I’ve had a lot of responses from last week’s podcast about Fear-Based Leadership, specifically around the use of metrics. Metrics drive behavior and we, as leaders, need to be careful about what we’re measuring and how our people perceive our use of those metrics.
What do I mean?
I’ll give you an example. I was on-site at a gold mine and the bus transporting employees back from the plant to the dorm parked in front of me. I watched one employee get off the bus, run to a snow bank and proceed to vomit. I turned to my site contact and said:
That’s terrible. They should send him home or make sure he doesn’t work tomorrow.
The site contact wasn’t surprised. That company offers a draw for employees that work the entire year without taking a sick day (it was December so it was close to the end of the year). The winner of that draw receives a significant amount of money for their retirement.
It all made sense why that employee didn’t want to stay home.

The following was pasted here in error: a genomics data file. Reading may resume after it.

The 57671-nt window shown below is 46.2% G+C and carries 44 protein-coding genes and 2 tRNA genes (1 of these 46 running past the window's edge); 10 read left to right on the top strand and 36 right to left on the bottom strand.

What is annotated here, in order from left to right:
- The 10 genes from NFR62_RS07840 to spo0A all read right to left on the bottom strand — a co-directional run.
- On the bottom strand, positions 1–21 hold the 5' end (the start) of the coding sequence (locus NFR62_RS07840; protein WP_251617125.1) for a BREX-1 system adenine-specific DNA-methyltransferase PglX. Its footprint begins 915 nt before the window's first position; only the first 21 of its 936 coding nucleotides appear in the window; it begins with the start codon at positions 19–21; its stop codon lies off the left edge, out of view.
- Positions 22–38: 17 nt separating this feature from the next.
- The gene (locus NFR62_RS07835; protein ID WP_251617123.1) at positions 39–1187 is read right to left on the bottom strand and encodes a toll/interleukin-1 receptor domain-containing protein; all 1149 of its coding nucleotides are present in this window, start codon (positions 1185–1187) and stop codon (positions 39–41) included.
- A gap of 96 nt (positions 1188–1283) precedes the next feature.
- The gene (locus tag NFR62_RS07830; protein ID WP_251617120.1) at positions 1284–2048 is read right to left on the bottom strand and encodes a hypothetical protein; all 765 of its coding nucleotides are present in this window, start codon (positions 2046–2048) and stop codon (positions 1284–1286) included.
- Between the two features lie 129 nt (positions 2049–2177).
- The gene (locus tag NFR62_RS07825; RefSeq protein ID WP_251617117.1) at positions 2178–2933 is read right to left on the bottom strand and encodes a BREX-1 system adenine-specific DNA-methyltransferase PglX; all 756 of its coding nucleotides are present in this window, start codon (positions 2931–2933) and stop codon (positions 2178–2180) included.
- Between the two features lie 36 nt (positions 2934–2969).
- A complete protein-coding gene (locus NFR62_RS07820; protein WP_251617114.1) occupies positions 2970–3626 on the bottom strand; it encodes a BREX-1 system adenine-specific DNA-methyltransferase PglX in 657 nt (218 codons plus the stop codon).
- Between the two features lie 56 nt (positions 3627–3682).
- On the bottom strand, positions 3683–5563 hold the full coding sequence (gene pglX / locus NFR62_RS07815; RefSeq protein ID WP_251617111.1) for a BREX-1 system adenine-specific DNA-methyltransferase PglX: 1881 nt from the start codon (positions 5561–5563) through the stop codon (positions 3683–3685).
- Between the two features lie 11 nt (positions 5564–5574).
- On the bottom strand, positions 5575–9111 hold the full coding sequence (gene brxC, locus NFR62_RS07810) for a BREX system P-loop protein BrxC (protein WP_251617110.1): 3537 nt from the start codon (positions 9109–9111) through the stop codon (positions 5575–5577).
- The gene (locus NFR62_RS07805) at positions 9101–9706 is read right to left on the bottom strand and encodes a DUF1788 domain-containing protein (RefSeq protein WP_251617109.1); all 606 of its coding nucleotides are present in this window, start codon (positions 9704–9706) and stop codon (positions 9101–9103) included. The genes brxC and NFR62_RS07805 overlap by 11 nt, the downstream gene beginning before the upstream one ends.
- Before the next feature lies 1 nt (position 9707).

I’ve seen this at a few places where safety incidents weren’t reported, maintenance metrics were manipulated, and/or employees changed their behaviors to hit target.
So what do we do about it?
The first step is communication. Why are we measuring the metrics and what are we using them for? Are we using them to understand? Are we using them to diagnose issues? Or are we using them to bonus, discipline, measure or fire people? Perception is reality so authentic, honest communication is key (as well as action).
What examples do you have about people changing their behavior to hit target? How does your company use metrics? Do you trust your leaders? Hit reply and let me know!
Reliability Never Sleeps,
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